Javier Perez de Cuellar, who died last Wednesday aged 100, was an accomplished Peruvian diplomat who was secretary-general of the United Nations from 1982 to 1991, and later his country's prime minister.
He was at the centre of world events, from the Falklands conflict - which he did his best to halt - to the fall of the Iron Curtain, the end of apartheid, the Gulf War and the break-up of Yugoslavia.
Discreet, bookish, courtly, tenacious, even-handed and patient, Perez attempted to resolve more conflicts than any other secretary-general. The Middle East question - which he regretted was "no nearer a solution" despite having taken up more of the UN's time over four decades than any other issue - defied his efforts. Yet he could claim credit for the end of the Iran-Iraq War, peace in Cambodia and Angola, elections in Namibia and an apparent settlement in Afghanistan.
Working with Iran and Syria, he secured the release of Terry Waite, John McCarthy and other hostages in Beirut. He sent experts to investigate Saddam Hussein's gassing of the Kurds and arbitrated between France and New Zealand over the sinking of the Rainbow Warrior.
Succeeding the pedantic and subsequently disgraced Kurt Waldheim, Perez took a low-key approach. At the UN's New York headquarters he preferred not to use his personal lift and dining room. His deadpan style and expression were reinforced by a stroke suffered in 1977.
Perez had been in office barely three months when, at the end of March 1982, Argentina invaded the Falklands. He appealed for peace, contacted the two sides, then left the initial diplomacy to US secretary of state Alexander Haig. When Haig's mediation failed and Washington - and the Security Council - sided with Britain, he proffered his good offices.
Crises apart, Perez's main preoccupation was the UN's worsening financial plight. This was partly due to the US Congress withholding part of America's contribution, and to the Kremlin refusing to pay for peacekeeping, for which the UN was awarded the Nobel Peace Prize in 1988.
He urged the superpowers to pay up, and in 1986 pushed a $30m austerity package through the General Assembly after two weeks of wrangling.
Javier Felipe Ricardo Perez de Cuellar de la Guerra was born in Lima on January 19, 1920. His businessman father, descended from Spanish nobility, died when he was four. Javier wanted to be a musician but was told music was "for girls", so he read law at the Catholic University in the city. In 1940 he joined the foreign ministry as a clerk.
He was a junior delegate to the first UN General Assembly in London in 1946, then served in Paris, London and La Paz, before becoming counsellor at Peru's embassy in Brazil.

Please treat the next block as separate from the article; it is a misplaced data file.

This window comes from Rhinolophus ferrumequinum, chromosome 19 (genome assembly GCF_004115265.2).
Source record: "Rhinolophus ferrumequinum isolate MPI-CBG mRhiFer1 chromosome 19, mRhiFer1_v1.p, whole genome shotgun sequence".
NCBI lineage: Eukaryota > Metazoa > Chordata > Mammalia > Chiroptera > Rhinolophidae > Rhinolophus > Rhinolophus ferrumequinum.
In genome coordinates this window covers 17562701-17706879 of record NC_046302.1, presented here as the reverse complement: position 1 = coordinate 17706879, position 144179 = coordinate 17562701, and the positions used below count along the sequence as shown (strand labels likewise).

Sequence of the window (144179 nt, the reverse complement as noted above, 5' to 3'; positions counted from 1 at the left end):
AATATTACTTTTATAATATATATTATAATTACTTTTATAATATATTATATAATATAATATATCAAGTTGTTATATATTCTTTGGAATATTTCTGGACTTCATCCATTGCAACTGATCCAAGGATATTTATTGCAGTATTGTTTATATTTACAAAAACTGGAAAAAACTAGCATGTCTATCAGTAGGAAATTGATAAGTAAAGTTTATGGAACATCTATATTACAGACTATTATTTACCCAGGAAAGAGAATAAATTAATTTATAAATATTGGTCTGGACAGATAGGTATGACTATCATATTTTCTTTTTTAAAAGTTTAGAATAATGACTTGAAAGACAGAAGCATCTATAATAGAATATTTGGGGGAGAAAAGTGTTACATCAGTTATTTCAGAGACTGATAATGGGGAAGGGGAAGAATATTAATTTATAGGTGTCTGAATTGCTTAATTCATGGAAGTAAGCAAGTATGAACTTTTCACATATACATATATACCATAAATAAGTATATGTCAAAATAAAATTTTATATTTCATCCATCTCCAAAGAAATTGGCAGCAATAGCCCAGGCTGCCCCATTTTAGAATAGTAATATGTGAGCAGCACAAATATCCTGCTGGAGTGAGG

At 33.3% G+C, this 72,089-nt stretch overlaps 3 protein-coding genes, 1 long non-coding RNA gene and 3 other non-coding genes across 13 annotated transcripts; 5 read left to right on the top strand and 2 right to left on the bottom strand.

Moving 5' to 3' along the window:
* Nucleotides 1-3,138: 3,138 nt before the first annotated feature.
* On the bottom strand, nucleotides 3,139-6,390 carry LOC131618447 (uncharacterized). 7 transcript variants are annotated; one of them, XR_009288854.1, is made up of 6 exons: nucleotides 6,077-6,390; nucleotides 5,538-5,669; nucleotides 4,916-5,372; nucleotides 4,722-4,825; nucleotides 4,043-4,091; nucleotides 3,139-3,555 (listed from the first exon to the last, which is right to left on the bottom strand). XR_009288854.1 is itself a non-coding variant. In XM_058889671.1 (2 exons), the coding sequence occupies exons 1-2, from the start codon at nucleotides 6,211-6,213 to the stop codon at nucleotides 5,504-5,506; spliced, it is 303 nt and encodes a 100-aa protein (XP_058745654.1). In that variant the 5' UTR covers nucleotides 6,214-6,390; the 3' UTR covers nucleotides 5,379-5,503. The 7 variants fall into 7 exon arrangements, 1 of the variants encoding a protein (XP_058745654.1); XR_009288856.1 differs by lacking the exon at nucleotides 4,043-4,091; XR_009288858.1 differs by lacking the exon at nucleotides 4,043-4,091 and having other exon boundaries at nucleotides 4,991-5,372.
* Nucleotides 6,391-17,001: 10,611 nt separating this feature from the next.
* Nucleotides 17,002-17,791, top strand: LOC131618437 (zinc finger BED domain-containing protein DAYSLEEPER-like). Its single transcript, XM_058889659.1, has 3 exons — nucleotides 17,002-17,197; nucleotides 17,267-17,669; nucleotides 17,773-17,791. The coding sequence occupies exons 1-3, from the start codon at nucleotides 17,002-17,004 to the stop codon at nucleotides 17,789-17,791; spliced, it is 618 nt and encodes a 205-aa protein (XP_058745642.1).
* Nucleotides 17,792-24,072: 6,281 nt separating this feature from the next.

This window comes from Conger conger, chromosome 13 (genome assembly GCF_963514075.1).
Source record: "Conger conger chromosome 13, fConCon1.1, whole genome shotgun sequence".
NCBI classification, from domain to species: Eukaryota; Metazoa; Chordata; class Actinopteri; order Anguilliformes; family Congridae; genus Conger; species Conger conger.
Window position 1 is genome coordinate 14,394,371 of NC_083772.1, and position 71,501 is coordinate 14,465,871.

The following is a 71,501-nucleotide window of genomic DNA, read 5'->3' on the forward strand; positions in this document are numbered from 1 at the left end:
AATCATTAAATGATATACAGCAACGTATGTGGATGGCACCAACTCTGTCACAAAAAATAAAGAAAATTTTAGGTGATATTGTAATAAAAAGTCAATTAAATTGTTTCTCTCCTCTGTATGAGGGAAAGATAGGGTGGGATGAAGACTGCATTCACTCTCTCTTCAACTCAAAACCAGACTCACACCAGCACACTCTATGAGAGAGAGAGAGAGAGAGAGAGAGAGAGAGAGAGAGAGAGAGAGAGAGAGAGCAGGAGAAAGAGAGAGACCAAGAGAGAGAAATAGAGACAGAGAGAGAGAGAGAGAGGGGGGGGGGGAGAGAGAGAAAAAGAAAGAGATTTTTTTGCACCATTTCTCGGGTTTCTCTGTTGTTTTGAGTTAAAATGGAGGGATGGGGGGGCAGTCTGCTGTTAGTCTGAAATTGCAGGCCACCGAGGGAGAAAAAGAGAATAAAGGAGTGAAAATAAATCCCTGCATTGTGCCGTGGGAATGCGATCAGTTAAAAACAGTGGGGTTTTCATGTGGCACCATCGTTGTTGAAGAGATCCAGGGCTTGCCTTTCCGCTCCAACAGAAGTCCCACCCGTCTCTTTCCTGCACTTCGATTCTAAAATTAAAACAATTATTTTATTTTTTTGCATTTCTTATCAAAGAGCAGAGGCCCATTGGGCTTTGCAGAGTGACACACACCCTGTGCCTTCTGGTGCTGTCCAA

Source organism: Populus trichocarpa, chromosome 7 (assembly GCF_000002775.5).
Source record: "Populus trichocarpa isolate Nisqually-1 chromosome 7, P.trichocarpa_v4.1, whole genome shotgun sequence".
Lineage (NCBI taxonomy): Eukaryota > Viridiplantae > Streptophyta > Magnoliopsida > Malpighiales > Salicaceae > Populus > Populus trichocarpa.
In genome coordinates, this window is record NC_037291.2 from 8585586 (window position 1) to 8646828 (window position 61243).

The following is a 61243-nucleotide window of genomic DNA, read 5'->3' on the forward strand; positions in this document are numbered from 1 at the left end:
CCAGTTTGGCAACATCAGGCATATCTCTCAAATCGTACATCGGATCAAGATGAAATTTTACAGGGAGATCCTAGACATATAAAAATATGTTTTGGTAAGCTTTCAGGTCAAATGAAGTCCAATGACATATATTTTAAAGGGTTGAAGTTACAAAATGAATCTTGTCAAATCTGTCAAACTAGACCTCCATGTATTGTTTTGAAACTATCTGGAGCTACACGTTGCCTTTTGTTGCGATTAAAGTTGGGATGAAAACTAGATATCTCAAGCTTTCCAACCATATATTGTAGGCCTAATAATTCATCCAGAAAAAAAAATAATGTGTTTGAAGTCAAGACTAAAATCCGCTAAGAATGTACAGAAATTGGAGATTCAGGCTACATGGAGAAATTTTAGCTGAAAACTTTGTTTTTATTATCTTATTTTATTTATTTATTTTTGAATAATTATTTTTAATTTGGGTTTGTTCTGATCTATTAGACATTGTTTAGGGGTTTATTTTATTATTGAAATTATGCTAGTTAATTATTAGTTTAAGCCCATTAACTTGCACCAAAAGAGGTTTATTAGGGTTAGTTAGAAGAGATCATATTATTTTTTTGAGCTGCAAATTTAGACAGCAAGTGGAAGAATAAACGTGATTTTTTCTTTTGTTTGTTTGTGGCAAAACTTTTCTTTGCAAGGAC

He returned home in 1961 as political director at the foreign ministry then, after two years as ambassador to Switzerland, became its secretary-general in 1966.
In this capacity, Perez formalised relations with the Soviet Union, being posted to Moscow as ambassador in 1969. In 1971 he became Peru's UN ambassador.
He was president of the Security Council for the month of July 1974, and when President Makarios was overthrown and Turkey invaded, he was appointed Waldheim's special representative on Cyprus.
After a year as ambassador to Venezuela, Perez returned to the UN in 1979 as under secretary-general for special political affairs.
After the Soviet invasion of Afghanistan, he spent nine months shuttling between Moscow, Rawalpindi and Tehran, trying to mitigate its effects.
He remained welcome in each city.
Waldheim wanted a third five-year term, but developing countries preferred the Tanzanian Salim Salim, whom America could not forgive for leading jubilation at the UN when George H W Bush failed to stop communist China being seated.
An empty Kleenex box was circulated within the Security Council. America put in a veto on Salim, China a veto on Waldheim and Russia a veto on Prince Sadruddin Aga Khan. When new candidates were suggested, Perez had no vetoes.
Within weeks, Israel launched an incursion into Beirut, and the UN disarmament conference in New York collapsed. Then Argentina invaded the Falklands.
During Perez's second term the Cold War ended, the Berlin Wall came down, and he looked set to retire on a note of hope.
Then, in August 1990, Saddam annexed Kuwait. Perez persuaded the US not to respond unilaterally and intervened with Saddam to prevent foreigners being used as human shields.
Round after round of talks with Iraq's foreign minister, Tariq Aziz, produced no progress. Then in January 1991, the Security Council having set a deadline for Iraqi withdrawal, Perez delivered an 11th-hour appeal to Saddam in Baghdad.
He returned lamenting: "I wanted to dance, but I couldn't find any nice lady for dancing with."
Saddam declared: "There can be no bargaining over the rights of the Arab nation."
The darkest cloud on the horizon as he left, Iraq apart, was fighting in the former Yugoslavia.
Then, at 74, Perez was persuaded to run for the presidency of Peru against the flamboyant incumbent Alberto Fujimori but came a poor second.
During the turbulent period following Fujimori's subsequent resignation over corruption charges, Perez, then 80, served for eight months as prime minister and foreign minister.
Javier Perez de Cuellar married, first, Yvette Roberts, with whom he had a son and a daughter. After their divorce, he married secondly, in 1975, Marcela Temple Seminario. She died in 2013.